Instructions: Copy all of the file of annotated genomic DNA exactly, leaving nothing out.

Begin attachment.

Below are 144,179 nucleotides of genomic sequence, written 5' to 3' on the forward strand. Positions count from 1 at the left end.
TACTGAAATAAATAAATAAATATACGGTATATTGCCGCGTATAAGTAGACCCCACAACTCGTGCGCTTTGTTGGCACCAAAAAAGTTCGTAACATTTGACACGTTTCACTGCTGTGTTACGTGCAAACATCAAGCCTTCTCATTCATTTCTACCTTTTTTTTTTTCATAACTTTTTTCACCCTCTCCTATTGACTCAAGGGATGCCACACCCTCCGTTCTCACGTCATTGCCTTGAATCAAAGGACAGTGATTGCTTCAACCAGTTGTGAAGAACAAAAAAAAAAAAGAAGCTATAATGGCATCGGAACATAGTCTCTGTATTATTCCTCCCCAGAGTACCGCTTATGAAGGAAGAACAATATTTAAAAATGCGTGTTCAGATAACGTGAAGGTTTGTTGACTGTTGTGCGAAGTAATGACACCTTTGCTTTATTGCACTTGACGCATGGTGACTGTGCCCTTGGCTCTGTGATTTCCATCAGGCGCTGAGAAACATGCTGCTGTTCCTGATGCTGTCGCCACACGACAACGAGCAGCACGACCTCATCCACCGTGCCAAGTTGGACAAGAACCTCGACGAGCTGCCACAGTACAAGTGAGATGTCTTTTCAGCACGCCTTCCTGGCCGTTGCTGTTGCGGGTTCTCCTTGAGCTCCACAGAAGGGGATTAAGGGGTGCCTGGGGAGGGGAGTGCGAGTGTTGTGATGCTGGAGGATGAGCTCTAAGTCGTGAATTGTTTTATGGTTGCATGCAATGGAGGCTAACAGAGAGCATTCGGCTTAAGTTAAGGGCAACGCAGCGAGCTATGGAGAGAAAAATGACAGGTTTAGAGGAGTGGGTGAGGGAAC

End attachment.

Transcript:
Below are 144,179 nucleotides of genomic sequence, written 5' to 3' on the forward strand. Positions count from 1 at the left end.
TACTGAAATAAATAAATAAATATACGGTATATTGCCGCGTATAAGTAGACCCCACAACTCGTGCGCTTTGTTGGCACCAAAAAAGTTCGTAACATTTGACACGTTTCACTGCTGTGTTACGTGCAAACATCAAGCCTTCTCATTCATTTCTACCTTTTTTTTTTTCATAACTTTTTTCACCCTCTCCTATTGACTCAAGGGATGCCACACCCTCCGTTCTCACGTCATTGCCTTGAATCAAAGGACAGTGATTGCTTCAACCAGTTGTGAAGAACAAAAAAAAAAAAGAAGCTATAATGGCATCGGAACATAGTCTCTGTATTATTCCTCCCCAGAGTACCGCTTATGAAGGAAGAACAATATTTAAAAATGCGTGTTCAGATAACGTGAAGGTTTGTTGACTGTTGTGCGAAGTAATGACACCTTTGCTTTATTGCACTTGACGCATGGTGACTGTGCCCTTGGCTCTGTGATTTCCATCAGGCGCTGAGAAACATGCTGCTGTTCCTGATGCTGTCGCCACACGACAACGAGCAGCACGACCTCATCCACCGTGCCAAGTTGGACAAGAACCTCGACGAGCTGCCACAGTACAAGTGAGATGTCTTTTCAGCACGCCTTCCTGGCCGTTGCTGTTGCGGGTTCTCCTTGAGCTCCACAGAAGGGGATTAAGGGGTGCCTGGGGAGGGGAGTGCGAGTGTTGTGATGCTGGAGGATGAGCTCTAAGTCGTGAATTGTTTTATGGTTGCATGCAATGGAGGCTAACAGAGAGCATTCGGCTTAAGTTAAGGGCAACGCAGCGAGCTATGGAGAGAAAAATGACAGGTTTAGAGGAGTGGGTGAGGGAAC